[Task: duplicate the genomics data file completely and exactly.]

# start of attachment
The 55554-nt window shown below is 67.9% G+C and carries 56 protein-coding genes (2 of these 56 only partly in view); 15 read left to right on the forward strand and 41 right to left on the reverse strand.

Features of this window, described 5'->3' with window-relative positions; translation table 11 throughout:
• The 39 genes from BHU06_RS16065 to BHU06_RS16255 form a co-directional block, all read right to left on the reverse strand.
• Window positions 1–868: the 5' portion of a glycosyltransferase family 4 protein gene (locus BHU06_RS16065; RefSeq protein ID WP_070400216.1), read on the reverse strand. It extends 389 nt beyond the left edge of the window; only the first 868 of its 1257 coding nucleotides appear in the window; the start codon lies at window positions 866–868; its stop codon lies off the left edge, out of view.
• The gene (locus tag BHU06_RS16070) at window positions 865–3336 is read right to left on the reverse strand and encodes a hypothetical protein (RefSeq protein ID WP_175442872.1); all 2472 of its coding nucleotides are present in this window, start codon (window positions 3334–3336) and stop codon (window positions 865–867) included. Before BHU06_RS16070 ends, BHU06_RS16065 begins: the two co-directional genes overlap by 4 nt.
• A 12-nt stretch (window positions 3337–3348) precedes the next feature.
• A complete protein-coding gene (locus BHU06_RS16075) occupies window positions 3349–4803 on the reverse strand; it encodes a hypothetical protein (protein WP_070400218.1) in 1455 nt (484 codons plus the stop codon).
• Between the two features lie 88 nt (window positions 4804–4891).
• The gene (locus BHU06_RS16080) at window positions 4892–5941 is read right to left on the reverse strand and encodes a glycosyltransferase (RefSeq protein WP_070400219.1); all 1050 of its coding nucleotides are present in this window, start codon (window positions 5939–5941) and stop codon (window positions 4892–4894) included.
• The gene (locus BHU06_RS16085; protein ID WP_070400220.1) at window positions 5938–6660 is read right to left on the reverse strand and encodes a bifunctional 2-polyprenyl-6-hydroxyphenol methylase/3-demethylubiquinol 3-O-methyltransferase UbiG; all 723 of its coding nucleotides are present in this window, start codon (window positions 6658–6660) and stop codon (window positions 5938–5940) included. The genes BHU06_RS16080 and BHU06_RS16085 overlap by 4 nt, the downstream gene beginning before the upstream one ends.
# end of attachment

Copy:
The 55554-nt window shown below is 67.9% G+C and carries 56 protein-coding genes (2 of these 56 only partly in view); 15 read left to right on the forward strand and 41 right to left on the reverse strand.

Features of this window, described 5'->3' with window-relative positions; translation table 11 throughout:
• The 39 genes from BHU06_RS16065 to BHU06_RS16255 form a co-directional block, all read right to left on the reverse strand.
• Window positions 1–868: the 5' portion of a glycosyltransferase family 4 protein gene (locus BHU06_RS16065; RefSeq protein ID WP_070400216.1), read on the reverse strand. It extends 389 nt beyond the left edge of the window; only the first 868 of its 1257 coding nucleotides appear in the window; the start codon lies at window positions 866–868; its stop codon lies off the left edge, out of view.
• The gene (locus tag BHU06_RS16070) at window positions 865–3336 is read right to left on the reverse strand and encodes a hypothetical protein (RefSeq protein ID WP_175442872.1); all 2472 of its coding nucleotides are present in this window, start codon (window positions 3334–3336) and stop codon (window positions 865–867) included. Before BHU06_RS16070 ends, BHU06_RS16065 begins: the two co-directional genes overlap by 4 nt.
• A 12-nt stretch (window positions 3337–3348) precedes the next feature.
• A complete protein-coding gene (locus BHU06_RS16075) occupies window positions 3349–4803 on the reverse strand; it encodes a hypothetical protein (protein WP_070400218.1) in 1455 nt (484 codons plus the stop codon).
• Between the two features lie 88 nt (window positions 4804–4891).
• The gene (locus BHU06_RS16080) at window positions 4892–5941 is read right to left on the reverse strand and encodes a glycosyltransferase (RefSeq protein WP_070400219.1); all 1050 of its coding nucleotides are present in this window, start codon (window positions 5939–5941) and stop codon (window positions 4892–4894) included.
• The gene (locus BHU06_RS16085; protein ID WP_070400220.1) at window positions 5938–6660 is read right to left on the reverse strand and encodes a bifunctional 2-polyprenyl-6-hydroxyphenol methylase/3-demethylubiquinol 3-O-methyltransferase UbiG; all 723 of its coding nucleotides are present in this window, start codon (window positions 6658–6660) and stop codon (window positions 5938–5940) included. The genes BHU06_RS16080 and BHU06_RS16085 overlap by 4 nt, the downstream gene beginning before the upstream one ends.